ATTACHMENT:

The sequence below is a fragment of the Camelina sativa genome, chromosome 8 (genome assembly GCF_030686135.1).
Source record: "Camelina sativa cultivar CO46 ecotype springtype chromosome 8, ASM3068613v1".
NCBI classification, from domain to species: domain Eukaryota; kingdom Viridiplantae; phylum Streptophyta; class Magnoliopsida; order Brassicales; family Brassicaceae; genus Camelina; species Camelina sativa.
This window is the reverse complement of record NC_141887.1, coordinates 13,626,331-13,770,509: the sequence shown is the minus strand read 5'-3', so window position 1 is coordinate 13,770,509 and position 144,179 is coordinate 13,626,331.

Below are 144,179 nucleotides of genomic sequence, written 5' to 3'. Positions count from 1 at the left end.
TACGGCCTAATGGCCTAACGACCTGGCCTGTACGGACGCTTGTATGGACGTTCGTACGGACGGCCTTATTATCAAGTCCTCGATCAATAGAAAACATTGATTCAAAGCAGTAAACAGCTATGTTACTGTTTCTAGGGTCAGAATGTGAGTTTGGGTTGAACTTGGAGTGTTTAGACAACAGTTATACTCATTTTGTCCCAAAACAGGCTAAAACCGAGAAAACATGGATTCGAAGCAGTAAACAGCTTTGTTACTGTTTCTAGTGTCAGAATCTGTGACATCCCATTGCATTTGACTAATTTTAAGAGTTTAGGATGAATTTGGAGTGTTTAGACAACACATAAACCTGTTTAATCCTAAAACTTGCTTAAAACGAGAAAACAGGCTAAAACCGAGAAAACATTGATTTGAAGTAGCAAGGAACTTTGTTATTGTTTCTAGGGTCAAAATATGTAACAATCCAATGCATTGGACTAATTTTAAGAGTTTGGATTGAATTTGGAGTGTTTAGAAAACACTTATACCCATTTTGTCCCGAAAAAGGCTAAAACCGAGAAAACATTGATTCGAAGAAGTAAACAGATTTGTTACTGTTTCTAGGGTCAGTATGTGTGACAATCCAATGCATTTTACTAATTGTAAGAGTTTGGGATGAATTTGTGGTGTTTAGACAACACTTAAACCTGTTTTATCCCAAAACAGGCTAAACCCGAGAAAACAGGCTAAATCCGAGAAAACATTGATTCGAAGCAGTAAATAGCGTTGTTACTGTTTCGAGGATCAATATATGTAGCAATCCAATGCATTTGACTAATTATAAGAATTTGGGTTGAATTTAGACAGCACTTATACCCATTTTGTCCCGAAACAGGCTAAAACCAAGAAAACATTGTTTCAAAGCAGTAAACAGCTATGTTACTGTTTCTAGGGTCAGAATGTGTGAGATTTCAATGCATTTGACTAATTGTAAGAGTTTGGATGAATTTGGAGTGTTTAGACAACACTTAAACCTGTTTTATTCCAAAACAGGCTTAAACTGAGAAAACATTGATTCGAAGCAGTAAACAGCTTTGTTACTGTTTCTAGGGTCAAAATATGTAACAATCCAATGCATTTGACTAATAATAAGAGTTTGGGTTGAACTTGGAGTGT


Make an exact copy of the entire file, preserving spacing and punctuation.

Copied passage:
The sequence below is a fragment of the Camelina sativa genome, chromosome 8 (genome assembly GCF_030686135.1).
Source record: "Camelina sativa cultivar CO46 ecotype springtype chromosome 8, ASM3068613v1".
NCBI classification, from domain to species: domain Eukaryota; kingdom Viridiplantae; phylum Streptophyta; class Magnoliopsida; order Brassicales; family Brassicaceae; genus Camelina; species Camelina sativa.
This window is the reverse complement of record NC_141887.1, coordinates 13,626,331-13,770,509: the sequence shown is the minus strand read 5'-3', so window position 1 is coordinate 13,770,509 and position 144,179 is coordinate 13,626,331.

Below are 144,179 nucleotides of genomic sequence, written 5' to 3'. Positions count from 1 at the left end.
TACGGCCTAATGGCCTAACGACCTGGCCTGTACGGACGCTTGTATGGACGTTCGTACGGACGGCCTTATTATCAAGTCCTCGATCAATAGAAAACATTGATTCAAAGCAGTAAACAGCTATGTTACTGTTTCTAGGGTCAGAATGTGAGTTTGGGTTGAACTTGGAGTGTTTAGACAACAGTTATACTCATTTTGTCCCAAAACAGGCTAAAACCGAGAAAACATGGATTCGAAGCAGTAAACAGCTTTGTTACTGTTTCTAGTGTCAGAATCTGTGACATCCCATTGCATTTGACTAATTTTAAGAGTTTAGGATGAATTTGGAGTGTTTAGACAACACATAAACCTGTTTAATCCTAAAACTTGCTTAAAACGAGAAAACAGGCTAAAACCGAGAAAACATTGATTTGAAGTAGCAAGGAACTTTGTTATTGTTTCTAGGGTCAAAATATGTAACAATCCAATGCATTGGACTAATTTTAAGAGTTTGGATTGAATTTGGAGTGTTTAGAAAACACTTATACCCATTTTGTCCCGAAAAAGGCTAAAACCGAGAAAACATTGATTCGAAGAAGTAAACAGATTTGTTACTGTTTCTAGGGTCAGTATGTGTGACAATCCAATGCATTTTACTAATTGTAAGAGTTTGGGATGAATTTGTGGTGTTTAGACAACACTTAAACCTGTTTTATCCCAAAACAGGCTAAACCCGAGAAAACAGGCTAAATCCGAGAAAACATTGATTCGAAGCAGTAAATAGCGTTGTTACTGTTTCGAGGATCAATATATGTAGCAATCCAATGCATTTGACTAATTATAAGAATTTGGGTTGAATTTAGACAGCACTTATACCCATTTTGTCCCGAAACAGGCTAAAACCAAGAAAACATTGTTTCAAAGCAGTAAACAGCTATGTTACTGTTTCTAGGGTCAGAATGTGTGAGATTTCAATGCATTTGACTAATTGTAAGAGTTTGGATGAATTTGGAGTGTTTAGACAACACTTAAACCTGTTTTATTCCAAAACAGGCTTAAACTGAGAAAACATTGATTCGAAGCAGTAAACAGCTTTGTTACTGTTTCTAGGGTCAAAATATGTAACAATCCAATGCATTTGACTAATAATAAGAGTTTGGGTTGAACTTGGAGTGT